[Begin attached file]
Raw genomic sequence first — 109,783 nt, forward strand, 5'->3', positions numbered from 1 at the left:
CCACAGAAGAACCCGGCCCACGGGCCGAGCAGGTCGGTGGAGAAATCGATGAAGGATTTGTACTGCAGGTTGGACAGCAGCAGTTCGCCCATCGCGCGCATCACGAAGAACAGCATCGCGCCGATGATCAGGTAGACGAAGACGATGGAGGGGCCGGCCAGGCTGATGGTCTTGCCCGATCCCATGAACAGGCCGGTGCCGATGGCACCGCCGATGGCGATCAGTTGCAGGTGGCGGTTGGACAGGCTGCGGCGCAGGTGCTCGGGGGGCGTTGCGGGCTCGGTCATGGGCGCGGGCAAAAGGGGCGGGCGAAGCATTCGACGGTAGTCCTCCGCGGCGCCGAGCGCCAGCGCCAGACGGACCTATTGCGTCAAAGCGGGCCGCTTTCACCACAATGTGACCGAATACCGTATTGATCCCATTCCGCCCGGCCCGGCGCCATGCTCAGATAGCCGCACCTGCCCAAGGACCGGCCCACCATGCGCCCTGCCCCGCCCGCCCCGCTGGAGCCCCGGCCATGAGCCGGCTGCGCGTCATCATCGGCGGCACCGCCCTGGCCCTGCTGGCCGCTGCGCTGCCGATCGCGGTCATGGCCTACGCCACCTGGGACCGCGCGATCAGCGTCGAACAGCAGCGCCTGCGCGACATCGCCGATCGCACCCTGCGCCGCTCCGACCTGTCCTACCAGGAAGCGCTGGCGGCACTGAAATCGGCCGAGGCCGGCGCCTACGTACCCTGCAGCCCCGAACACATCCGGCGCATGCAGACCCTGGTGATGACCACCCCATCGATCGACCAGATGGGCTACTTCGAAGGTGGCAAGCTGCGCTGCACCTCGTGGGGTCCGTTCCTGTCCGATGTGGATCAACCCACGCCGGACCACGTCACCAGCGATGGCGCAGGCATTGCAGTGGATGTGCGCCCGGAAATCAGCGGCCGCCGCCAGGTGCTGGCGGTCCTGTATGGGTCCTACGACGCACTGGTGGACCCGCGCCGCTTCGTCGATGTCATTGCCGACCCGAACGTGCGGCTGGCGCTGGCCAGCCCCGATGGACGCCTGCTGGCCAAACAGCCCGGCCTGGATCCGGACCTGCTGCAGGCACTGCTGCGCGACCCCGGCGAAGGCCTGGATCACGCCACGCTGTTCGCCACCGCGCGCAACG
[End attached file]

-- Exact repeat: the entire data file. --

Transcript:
Raw genomic sequence first — 109,783 nt, forward strand, 5'->3', positions numbered from 1 at the left:
CCACAGAAGAACCCGGCCCACGGGCCGAGCAGGTCGGTGGAGAAATCGATGAAGGATTTGTACTGCAGGTTGGACAGCAGCAGTTCGCCCATCGCGCGCATCACGAAGAACAGCATCGCGCCGATGATCAGGTAGACGAAGACGATGGAGGGGCCGGCCAGGCTGATGGTCTTGCCCGATCCCATGAACAGGCCGGTGCCGATGGCACCGCCGATGGCGATCAGTTGCAGGTGGCGGTTGGACAGGCTGCGGCGCAGGTGCTCGGGGGGCGTTGCGGGCTCGGTCATGGGCGCGGGCAAAAGGGGCGGGCGAAGCATTCGACGGTAGTCCTCCGCGGCGCCGAGCGCCAGCGCCAGACGGACCTATTGCGTCAAAGCGGGCCGCTTTCACCACAATGTGACCGAATACCGTATTGATCCCATTCCGCCCGGCCCGGCGCCATGCTCAGATAGCCGCACCTGCCCAAGGACCGGCCCACCATGCGCCCTGCCCCGCCCGCCCCGCTGGAGCCCCGGCCATGAGCCGGCTGCGCGTCATCATCGGCGGCACCGCCCTGGCCCTGCTGGCCGCTGCGCTGCCGATCGCGGTCATGGCCTACGCCACCTGGGACCGCGCGATCAGCGTCGAACAGCAGCGCCTGCGCGACATCGCCGATCGCACCCTGCGCCGCTCCGACCTGTCCTACCAGGAAGCGCTGGCGGCACTGAAATCGGCCGAGGCCGGCGCCTACGTACCCTGCAGCCCCGAACACATCCGGCGCATGCAGACCCTGGTGATGACCACCCCATCGATCGACCAGATGGGCTACTTCGAAGGTGGCAAGCTGCGCTGCACCTCGTGGGGTCCGTTCCTGTCCGATGTGGATCAACCCACGCCGGACCACGTCACCAGCGATGGCGCAGGCATTGCAGTGGATGTGCGCCCGGAAATCAGCGGCCGCCGCCAGGTGCTGGCGGTCCTGTATGGGTCCTACGACGCACTGGTGGACCCGCGCCGCTTCGTCGATGTCATTGCCGACCCGAACGTGCGGCTGGCGCTGGCCAGCCCCGATGGACGCCTGCTGGCCAAACAGCCCGGCCTGGATCCGGACCTGCTGCAGGCACTGCTGCGCGACCCCGGCGAAGGCCTGGATCACGCCACGCTGTTCGCCACCGCGCGCAACG